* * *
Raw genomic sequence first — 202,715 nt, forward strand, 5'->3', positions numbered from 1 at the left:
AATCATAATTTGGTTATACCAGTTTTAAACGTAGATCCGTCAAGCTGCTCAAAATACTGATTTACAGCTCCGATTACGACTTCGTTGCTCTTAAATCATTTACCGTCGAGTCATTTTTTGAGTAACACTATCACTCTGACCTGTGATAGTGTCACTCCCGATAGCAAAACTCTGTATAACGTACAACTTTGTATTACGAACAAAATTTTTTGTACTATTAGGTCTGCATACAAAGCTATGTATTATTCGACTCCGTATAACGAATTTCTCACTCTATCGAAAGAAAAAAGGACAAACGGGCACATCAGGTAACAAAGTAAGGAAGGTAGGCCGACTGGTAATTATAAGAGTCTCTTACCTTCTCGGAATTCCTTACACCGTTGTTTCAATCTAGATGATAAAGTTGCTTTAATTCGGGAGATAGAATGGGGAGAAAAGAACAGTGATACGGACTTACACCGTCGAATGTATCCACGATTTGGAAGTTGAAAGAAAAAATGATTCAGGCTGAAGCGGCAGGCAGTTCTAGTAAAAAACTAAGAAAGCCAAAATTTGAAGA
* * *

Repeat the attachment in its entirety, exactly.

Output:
Raw genomic sequence first — 202,715 nt, forward strand, 5'->3', positions numbered from 1 at the left:
AATCATAATTTGGTTATACCAGTTTTAAACGTAGATCCGTCAAGCTGCTCAAAATACTGATTTACAGCTCCGATTACGACTTCGTTGCTCTTAAATCATTTACCGTCGAGTCATTTTTTGAGTAACACTATCACTCTGACCTGTGATAGTGTCACTCCCGATAGCAAAACTCTGTATAACGTACAACTTTGTATTACGAACAAAATTTTTTGTACTATTAGGTCTGCATACAAAGCTATGTATTATTCGACTCCGTATAACGAATTTCTCACTCTATCGAAAGAAAAAAGGACAAACGGGCACATCAGGTAACAAAGTAAGGAAGGTAGGCCGACTGGTAATTATAAGAGTCTCTTACCTTCTCGGAATTCCTTACACCGTTGTTTCAATCTAGATGATAAAGTTGCTTTAATTCGGGAGATAGAATGGGGAGAAAAGAACAGTGATACGGACTTACACCGTCGAATGTATCCACGATTTGGAAGTTGAAAGAAAAAATGATTCAGGCTGAAGCGGCAGGCAGTTCTAGTAAAAAACTAAGAAAGCCAAAATTTGAAGA